Here's a recipe that can help:

1. Calculate $\log P(z_i = j, x_i)$ - do this by using the log of the expression for the pdf of normal directly. Let's call this number $b_{i,j}$.

2. Calculate $\log P(x_i) = \log(\sum_{j=1}^K P(z_i = j, x_i)) = log(\sum_{j=1}^K exp(b_{i,j}))$. This can be done by using the logsumexp function in numpy.

2. Calculate $\log P(z_i = j | x_i)$. By Bayes' law, this is equal to $\log P(z_i = j , x_i) - \log P(x_i)$, which uses quantities calculated in 1+2.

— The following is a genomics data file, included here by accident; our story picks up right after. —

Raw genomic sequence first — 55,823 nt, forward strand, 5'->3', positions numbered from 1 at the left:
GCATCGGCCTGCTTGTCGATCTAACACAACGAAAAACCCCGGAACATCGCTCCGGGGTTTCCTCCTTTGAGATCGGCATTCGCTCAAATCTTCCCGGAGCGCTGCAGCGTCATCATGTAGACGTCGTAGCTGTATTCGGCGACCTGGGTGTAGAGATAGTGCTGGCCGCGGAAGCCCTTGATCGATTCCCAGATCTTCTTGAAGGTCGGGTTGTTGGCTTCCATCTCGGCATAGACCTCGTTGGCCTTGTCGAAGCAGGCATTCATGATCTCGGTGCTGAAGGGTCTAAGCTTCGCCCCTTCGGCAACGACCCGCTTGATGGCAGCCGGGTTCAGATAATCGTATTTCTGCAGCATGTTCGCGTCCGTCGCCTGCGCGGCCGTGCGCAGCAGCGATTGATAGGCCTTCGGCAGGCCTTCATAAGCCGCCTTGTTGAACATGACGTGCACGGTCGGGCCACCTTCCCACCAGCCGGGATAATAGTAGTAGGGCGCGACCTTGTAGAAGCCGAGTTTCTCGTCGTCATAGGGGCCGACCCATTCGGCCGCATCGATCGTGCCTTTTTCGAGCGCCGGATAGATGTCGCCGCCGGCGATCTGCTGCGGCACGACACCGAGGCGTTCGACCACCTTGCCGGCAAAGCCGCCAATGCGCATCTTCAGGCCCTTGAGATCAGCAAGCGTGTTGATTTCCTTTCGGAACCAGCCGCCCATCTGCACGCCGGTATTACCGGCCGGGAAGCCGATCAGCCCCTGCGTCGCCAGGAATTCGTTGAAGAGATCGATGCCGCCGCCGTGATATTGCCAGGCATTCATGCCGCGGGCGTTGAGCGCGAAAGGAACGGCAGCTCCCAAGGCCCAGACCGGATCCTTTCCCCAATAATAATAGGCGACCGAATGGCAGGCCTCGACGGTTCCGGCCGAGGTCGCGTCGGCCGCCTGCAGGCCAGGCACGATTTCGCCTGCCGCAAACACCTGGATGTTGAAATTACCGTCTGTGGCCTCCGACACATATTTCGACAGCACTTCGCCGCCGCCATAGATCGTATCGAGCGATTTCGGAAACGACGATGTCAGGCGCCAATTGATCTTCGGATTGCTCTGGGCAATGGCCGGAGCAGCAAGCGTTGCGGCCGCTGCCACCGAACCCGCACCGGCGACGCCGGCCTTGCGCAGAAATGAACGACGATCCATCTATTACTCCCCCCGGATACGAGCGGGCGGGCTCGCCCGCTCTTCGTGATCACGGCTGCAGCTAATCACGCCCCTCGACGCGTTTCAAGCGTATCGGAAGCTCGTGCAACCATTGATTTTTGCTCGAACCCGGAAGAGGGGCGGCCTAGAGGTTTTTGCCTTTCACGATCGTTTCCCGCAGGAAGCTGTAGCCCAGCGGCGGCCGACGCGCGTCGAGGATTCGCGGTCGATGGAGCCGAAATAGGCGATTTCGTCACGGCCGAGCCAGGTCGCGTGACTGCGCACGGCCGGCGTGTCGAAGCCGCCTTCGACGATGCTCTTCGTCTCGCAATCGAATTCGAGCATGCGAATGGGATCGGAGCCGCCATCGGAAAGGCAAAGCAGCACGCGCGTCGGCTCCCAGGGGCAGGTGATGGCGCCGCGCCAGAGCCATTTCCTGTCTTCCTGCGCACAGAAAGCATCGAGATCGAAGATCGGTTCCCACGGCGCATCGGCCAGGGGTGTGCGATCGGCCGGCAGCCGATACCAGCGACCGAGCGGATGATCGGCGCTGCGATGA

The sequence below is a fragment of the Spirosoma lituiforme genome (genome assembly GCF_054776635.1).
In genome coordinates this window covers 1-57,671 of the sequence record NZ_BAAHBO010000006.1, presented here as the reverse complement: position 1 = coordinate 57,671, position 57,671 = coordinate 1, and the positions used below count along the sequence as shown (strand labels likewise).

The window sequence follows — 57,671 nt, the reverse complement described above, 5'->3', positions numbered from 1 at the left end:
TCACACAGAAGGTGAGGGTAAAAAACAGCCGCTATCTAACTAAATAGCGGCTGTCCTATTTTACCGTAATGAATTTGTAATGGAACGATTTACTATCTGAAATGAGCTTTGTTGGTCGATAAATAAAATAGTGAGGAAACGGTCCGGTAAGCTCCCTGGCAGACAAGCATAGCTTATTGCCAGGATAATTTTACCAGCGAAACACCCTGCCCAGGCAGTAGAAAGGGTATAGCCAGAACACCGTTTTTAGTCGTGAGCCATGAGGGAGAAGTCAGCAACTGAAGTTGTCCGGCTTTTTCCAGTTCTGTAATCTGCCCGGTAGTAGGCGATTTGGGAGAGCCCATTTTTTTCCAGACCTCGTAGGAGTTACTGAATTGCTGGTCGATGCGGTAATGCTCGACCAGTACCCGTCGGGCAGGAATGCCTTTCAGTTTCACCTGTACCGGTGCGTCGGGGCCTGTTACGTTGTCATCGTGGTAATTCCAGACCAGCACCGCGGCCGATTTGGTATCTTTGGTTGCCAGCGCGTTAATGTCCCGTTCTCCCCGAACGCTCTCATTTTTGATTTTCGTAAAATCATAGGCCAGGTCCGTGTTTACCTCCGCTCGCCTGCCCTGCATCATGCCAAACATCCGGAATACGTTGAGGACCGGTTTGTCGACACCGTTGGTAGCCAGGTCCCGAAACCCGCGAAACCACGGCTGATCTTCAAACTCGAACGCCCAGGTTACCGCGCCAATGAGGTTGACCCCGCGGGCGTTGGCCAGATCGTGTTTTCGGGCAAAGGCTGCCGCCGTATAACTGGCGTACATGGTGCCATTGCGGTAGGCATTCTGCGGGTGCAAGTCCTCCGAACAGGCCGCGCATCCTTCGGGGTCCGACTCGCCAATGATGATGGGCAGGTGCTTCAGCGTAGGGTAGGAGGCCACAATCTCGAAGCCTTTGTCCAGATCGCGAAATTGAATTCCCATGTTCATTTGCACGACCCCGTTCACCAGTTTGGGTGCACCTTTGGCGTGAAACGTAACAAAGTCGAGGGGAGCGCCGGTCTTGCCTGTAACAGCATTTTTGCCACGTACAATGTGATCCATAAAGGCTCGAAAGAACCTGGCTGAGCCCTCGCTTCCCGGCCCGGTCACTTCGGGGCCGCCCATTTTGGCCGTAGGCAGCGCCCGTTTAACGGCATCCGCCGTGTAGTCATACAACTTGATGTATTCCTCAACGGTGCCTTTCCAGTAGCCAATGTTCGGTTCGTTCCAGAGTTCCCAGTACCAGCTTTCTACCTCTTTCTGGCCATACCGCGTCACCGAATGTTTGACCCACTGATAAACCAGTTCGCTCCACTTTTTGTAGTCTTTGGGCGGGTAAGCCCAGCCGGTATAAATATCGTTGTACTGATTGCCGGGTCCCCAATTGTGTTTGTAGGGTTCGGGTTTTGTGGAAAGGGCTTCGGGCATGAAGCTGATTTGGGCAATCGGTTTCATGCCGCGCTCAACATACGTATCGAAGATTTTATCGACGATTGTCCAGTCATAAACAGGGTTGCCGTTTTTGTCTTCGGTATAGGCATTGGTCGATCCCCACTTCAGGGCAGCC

There will be no extra time - this exercise is short, with an extended deadline, and is non-mandatory (in the 5/6 sense). Note that the checker won't pick it up until Monday.